I'm afraid to ask how long it took you to write this. Because if it was less than thirty minutes, I will weep uncontrollably.

Tuesday Girl said...

That made my day!

Stephanie T. said...

What a sublimely delish post! I really think you should write an entire Poet's Cookbook. I guaran-damn-tee it would be a best seller!

"Let drain until the meaning becomes clear." Hee!

Guy Barry said...

Where do you get the runcible spoon?
?

Tracy Lynn said...

Dude, that's comedy gold.

Anonymous said...

Jozlet, I found your blog are very informative. I hope you don't mind I've bookmarked your blog for my future reference.


Cancer Type

kfk said...

I found you throught the ROFL awards today. I added you to my blogroll effective immediately!

Anonymous said...

Sounds delicious. Will try out the recipe. Toner

Kristen said...

You are cracking me up this morning. I found you through the ROFL awards, and I'm so glad I did.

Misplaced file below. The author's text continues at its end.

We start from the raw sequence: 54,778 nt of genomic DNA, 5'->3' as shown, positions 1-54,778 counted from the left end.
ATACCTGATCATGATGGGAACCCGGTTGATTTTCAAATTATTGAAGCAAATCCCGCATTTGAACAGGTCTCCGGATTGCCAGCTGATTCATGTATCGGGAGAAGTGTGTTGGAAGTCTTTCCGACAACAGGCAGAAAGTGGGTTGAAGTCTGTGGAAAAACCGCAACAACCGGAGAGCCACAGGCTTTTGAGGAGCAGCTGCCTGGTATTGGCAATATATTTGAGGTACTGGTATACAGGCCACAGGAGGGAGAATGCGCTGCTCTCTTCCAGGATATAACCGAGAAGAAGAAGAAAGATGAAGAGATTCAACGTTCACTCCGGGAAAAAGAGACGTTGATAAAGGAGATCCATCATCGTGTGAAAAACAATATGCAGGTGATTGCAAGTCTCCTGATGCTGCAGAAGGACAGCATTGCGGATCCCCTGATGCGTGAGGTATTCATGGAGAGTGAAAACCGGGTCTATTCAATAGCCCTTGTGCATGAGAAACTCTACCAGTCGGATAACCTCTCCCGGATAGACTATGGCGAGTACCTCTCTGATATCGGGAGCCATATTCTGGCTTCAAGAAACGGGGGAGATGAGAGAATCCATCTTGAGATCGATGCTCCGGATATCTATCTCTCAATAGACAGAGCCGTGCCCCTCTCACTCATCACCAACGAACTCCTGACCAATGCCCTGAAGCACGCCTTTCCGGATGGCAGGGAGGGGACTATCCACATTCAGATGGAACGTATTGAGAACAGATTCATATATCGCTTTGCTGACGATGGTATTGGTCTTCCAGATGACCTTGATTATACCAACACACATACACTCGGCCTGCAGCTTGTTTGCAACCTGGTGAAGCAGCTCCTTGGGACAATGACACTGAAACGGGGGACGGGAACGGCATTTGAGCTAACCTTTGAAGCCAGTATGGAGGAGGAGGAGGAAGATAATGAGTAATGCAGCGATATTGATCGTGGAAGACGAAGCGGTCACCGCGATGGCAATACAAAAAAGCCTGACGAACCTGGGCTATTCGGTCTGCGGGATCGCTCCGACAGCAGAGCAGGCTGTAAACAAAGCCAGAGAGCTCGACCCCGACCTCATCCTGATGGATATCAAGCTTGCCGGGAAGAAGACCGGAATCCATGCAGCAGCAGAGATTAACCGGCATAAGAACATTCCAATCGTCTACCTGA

"The muffins weep to see the slaughter." I was hooked at that point.

Anissa@Hope4Peyton said...

You are a HOOT! That "last breath of Sylvia Plath" number still makes me giggle a little. WHY am I so morbid?

Fortune Cookies said...

I've made eggplant parm. many a time, but not once have I seen a recipe as fabulous as this! I followed the link from Derfwad, and am ever so glad I did!

Lisa Milton said...

I was combing through your favorites and came across this one.

Great, great stuff. Thanks.

planetnomad said...

This was the best recipe ever! (I know I'm a bit late with this comment...saw it in your side bar) Finally, a recipe I can understand!